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Zoë has lectured and held sushi courses for A. P. Moller – Maersk, Hugo Boss Nordic, Novo Nordisk, Novartis, Velux, Gorrissen Federspiel, Beierholm revision, Elbek & Vejrup and many more.

 

What kind of fish is used for sushi in Japan?


In Japan, many different kinds of fish are used for sushi.
The selection of fish is very very large. Each season offers many different tasty fish.

In Japan, fish is something very special. It is so for several reasons.

Fish in Japan is very fresh. The fish is so fresh that it has only been dead a few hours before it ends up on the dinner table in Japanese homes or sushi restaurants.

The quality of raw materials means extremely much to the Japanese. It should be as fresh as possible.
Some restaurants choose to have a large pool of fish as part of the restaurant. Once guests have placed their order, fish is caught and, prepared for sushi or another tasty dish.

It gives a completely different food experience, as the fish has a completely different consistency. It can be compared to live lobsters, which are first killed just before being placed in a pot of boiling water.

Read more about Japanese sushi course for beginners

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Zoë has lectured and held sushi courses for A. P. Moller – Maersk, Hugo Boss Nordic, Novo Nordisk, Novartis, Velux, Gorrissen Federspiel, Beierholm revision, Elbek & Vejrup and many more.

If a fish is caught in the sea near you can it be used for sushi?


No, not necessarily even if it is freshly caught.

First of all, fish for sushi has a very special quality. You can not necessarily see that quality with your eyes. There are usually experts who have the knowledge and experience to be able to see that.

Also it is difficult to tell where the fish is coming from.

There are some fish that swim several kilometers a day. There are also fish that stay in the local area throughout their lives. There are areas in the world where fish are of better quality than elsewhere. Unfortunately, it also requires that you have an in-depth knowledge of it.

About Sushi course for beginners I talk more, how to make sure you get bought of a quality so that it is suitable to be used for sushi.

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Zoë has lectured and held sushi courses for A. P. Moller – Maersk, Hugo Boss Nordic, Novo Nordisk, Novartis, Velux, Gorrissen Federspiel, Beierholm revision, Elbek & Vejrup and many more.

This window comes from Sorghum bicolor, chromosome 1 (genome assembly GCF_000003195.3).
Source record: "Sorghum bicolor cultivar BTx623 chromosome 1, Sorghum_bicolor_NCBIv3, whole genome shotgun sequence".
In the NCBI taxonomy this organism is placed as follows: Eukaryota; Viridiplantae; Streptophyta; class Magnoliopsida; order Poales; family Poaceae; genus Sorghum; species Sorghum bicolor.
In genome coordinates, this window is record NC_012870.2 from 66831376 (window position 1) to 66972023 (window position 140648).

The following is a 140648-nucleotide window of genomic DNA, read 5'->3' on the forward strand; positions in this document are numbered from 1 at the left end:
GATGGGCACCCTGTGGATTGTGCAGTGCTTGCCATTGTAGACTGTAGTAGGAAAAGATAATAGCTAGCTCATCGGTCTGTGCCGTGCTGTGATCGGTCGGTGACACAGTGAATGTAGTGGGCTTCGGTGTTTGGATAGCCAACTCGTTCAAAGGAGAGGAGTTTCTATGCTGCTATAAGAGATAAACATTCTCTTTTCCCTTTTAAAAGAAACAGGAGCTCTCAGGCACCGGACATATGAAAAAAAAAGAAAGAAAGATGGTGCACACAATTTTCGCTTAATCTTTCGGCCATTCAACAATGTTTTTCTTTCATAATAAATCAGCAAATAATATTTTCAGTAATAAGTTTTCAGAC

What are Japanese sushi chefs take on fresh raw materials?

A Japanese sushi chef in Japan have a different view of raw materials.
If a fish is still alive or caught the same day when the restaurant collects raw materials from the supplier then the raw material is considered fresh.

In 2010, I visited the exclusive sushi restaurant Kyubey in Tokyo where I had a sushi dinner.

At one point the sushi chef came out into the sushi bar with a big shrimp sitting on a leaf on his hand and was looking.

He looked at me and asked, “Do you want it fresh or cooked?”
I thought “I can always get cooked shrimps in Denmark”. “I want it fresh,” I said.

2 seconds later the chefs broke the head of the shrimp and removed the skull and intestine. A few seconds later, the sushi chef made a nigiri. The shripm that lay on the nigiri was still moving it was the nerves that moved.

I looked with big eyes and thought “that might be fresh enough.”
I ate it and I have never eaten a nigiri with shrimp that tasted so good. It still had body temperature and it was so good.

Read more about Sushi chef & sake sommelier Zoë Escher

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Zoë has lectured and held sushi courses for A. P. Moller – Maersk, Hugo Boss Nordic, Novo Nordisk, Novartis, Velux, Gorrissen Federspiel, Beierholm revision, Elbek & Vejrup and many more.